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Simplicity is no sin where garden and landscape design is concerned. If there is one golden rule it is surely that: no design should be more elaborate than the maintenance available for its upkeep. Better a garden laid out simply and well kept, than a fussy, complicated one that is impossible to keep.
Good design will immediately appeal to the eye, but what is no less important, if not so obvious, the design should address the question as to how the garden or landscape is to be used. Probably a variety of uses if it is a family garden which will need a the patio next to the backdoor and pathways to avoid tracking over the lawn. Then there is the issue of clothes-line, compost and refuse bins all to be discreetly concealed. Trellis and climbers will do that. But design should clutter the space. Small scale gardens should be designed to create as far as possible a sense of spaciousness, and there are many ways of achieving that. Holiday homes throw up their own requirements (plants chosen to flower when the home is in use, and will there be maintenance when the owner is away? Tough plants resistant to drought might be the answer). Convalescent and retirement homes by contrast require planting of all-year round interest and wheel-chairs raise issues of paving material and gentle slopes. Sensory gardens and gardens with water (my own special interest) can be a feature in most gardens. Shaded gardens and spaces can be enlivened with the right plants.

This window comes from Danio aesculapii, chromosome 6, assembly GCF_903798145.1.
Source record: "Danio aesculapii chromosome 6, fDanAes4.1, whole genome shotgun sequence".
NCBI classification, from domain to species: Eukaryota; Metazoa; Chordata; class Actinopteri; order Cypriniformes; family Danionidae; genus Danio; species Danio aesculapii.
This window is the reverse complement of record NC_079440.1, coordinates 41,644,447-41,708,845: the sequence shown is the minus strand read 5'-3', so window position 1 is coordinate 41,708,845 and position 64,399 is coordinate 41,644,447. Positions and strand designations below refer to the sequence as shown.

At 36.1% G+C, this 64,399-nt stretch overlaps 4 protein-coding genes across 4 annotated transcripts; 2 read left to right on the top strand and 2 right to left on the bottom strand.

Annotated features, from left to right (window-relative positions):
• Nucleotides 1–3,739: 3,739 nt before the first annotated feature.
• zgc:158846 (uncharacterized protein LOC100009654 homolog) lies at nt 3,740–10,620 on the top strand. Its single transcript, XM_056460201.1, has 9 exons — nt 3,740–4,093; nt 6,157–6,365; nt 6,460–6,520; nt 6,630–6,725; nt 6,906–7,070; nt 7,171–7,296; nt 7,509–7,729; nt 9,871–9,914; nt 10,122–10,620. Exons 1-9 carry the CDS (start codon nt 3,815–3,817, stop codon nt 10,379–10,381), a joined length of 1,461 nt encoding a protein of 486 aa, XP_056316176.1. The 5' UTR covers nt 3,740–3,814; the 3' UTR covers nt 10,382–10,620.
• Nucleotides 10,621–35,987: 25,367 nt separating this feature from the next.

Some native planting to encourage the birds and the bees is always worth considering. Every day native habitats of wildlife is being reduced. Wildlife in the garden provides another dimension to contrasting foliage and flowers; water-lilies in a pond and the sound of moving water.